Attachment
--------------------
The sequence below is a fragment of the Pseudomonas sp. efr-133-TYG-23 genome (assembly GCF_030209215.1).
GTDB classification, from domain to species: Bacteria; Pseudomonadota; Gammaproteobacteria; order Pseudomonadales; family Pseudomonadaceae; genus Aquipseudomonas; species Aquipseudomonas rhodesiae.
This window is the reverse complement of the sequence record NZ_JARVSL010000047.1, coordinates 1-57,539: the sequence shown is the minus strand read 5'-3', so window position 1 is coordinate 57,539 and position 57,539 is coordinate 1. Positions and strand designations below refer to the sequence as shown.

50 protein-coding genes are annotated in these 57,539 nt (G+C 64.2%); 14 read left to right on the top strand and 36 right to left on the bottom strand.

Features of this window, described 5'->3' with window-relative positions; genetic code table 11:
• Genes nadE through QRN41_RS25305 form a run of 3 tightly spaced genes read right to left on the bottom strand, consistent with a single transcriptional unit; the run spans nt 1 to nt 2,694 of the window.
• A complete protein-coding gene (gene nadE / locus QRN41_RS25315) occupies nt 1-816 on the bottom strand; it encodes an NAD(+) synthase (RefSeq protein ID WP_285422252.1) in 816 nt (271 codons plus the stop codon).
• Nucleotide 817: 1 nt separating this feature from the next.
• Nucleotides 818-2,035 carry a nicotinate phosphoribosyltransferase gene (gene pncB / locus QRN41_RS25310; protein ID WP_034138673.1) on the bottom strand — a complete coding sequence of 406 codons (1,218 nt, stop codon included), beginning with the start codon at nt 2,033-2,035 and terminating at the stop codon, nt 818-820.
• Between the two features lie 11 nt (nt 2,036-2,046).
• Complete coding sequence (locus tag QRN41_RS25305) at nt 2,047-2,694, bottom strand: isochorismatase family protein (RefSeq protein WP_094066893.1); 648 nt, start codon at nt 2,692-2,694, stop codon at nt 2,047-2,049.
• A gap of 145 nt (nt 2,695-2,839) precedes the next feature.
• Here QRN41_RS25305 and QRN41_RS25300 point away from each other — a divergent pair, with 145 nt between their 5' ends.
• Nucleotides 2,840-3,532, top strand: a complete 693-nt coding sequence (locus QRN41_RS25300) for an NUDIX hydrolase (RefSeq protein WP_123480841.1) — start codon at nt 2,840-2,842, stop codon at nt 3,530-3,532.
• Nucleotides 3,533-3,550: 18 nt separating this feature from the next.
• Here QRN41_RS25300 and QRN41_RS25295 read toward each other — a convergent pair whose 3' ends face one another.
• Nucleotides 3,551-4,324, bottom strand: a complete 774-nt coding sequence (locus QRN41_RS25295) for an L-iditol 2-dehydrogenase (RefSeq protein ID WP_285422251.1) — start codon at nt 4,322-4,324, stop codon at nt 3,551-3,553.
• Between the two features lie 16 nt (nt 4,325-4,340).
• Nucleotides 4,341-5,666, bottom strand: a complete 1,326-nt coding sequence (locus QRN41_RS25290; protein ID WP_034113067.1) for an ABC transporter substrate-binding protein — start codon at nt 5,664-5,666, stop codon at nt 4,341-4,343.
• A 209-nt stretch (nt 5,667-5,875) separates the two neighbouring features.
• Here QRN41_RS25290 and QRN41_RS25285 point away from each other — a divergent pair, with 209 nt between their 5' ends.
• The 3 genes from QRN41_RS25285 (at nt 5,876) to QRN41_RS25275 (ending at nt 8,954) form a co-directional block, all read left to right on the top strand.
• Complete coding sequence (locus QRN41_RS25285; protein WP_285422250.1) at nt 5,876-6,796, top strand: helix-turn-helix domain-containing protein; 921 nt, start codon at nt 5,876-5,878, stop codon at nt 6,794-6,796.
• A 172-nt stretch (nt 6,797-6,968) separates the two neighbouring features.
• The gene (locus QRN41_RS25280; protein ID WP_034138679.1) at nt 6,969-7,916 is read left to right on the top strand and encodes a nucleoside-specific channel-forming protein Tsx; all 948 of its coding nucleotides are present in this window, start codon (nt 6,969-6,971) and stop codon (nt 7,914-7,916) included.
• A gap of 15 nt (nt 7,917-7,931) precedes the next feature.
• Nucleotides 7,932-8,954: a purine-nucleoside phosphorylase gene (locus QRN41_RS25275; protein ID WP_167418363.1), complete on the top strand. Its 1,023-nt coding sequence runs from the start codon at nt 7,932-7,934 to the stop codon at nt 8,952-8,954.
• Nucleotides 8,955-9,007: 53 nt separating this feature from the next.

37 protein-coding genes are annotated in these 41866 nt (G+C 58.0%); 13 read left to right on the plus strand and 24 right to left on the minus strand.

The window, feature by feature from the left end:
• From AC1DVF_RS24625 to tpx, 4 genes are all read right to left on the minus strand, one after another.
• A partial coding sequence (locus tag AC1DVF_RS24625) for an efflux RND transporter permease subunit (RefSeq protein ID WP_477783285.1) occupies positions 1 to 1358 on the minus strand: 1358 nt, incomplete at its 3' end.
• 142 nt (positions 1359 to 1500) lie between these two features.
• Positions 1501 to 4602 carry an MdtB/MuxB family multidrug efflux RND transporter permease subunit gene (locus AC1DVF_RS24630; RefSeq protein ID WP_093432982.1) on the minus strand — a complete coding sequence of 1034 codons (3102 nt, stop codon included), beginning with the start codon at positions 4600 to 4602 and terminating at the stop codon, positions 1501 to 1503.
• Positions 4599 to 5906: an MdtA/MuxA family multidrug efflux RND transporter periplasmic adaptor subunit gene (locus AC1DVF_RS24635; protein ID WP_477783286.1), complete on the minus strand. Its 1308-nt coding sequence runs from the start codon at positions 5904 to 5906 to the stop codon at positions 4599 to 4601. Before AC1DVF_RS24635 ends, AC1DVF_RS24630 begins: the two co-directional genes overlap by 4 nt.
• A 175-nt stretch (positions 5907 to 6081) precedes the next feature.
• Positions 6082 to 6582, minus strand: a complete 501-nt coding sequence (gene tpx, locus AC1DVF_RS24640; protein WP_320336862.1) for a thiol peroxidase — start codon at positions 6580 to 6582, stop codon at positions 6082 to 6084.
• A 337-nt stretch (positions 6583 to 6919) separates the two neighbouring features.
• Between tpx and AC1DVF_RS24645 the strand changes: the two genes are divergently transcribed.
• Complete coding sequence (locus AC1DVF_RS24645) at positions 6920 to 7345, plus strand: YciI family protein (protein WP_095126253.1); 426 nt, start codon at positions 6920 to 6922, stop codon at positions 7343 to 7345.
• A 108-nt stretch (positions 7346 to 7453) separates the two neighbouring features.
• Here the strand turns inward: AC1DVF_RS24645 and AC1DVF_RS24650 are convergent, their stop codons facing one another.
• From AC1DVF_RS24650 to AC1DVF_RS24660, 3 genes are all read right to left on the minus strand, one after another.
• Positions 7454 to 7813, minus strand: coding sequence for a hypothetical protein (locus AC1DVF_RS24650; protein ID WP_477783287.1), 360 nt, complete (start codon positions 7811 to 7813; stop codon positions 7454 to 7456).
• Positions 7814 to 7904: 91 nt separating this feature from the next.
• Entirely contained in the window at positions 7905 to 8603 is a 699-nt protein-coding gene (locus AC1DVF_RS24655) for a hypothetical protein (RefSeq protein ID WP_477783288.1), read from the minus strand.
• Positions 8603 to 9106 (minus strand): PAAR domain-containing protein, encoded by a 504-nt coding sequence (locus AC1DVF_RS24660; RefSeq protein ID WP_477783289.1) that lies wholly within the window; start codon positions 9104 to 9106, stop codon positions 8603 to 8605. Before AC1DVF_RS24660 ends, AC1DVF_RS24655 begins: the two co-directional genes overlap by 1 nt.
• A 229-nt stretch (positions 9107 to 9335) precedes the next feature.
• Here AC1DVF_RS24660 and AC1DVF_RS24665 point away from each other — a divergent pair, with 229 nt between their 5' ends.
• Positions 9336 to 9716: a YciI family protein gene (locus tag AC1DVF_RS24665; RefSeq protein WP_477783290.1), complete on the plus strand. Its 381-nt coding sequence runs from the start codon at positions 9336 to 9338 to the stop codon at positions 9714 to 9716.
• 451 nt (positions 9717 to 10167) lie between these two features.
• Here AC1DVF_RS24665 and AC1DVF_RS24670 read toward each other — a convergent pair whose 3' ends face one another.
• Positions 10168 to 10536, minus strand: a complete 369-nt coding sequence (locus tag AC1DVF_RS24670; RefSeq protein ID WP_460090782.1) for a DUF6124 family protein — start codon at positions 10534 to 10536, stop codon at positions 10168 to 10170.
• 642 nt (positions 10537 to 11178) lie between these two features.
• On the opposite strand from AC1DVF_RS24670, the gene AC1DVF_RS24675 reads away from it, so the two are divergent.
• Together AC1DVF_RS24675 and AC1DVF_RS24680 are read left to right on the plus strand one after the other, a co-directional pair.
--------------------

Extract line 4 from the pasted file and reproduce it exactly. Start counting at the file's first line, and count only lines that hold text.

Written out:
50 protein-coding genes are annotated in these 57,539 nt (G+C 64.2%); 14 read left to right on the top strand and 36 right to left on the bottom strand.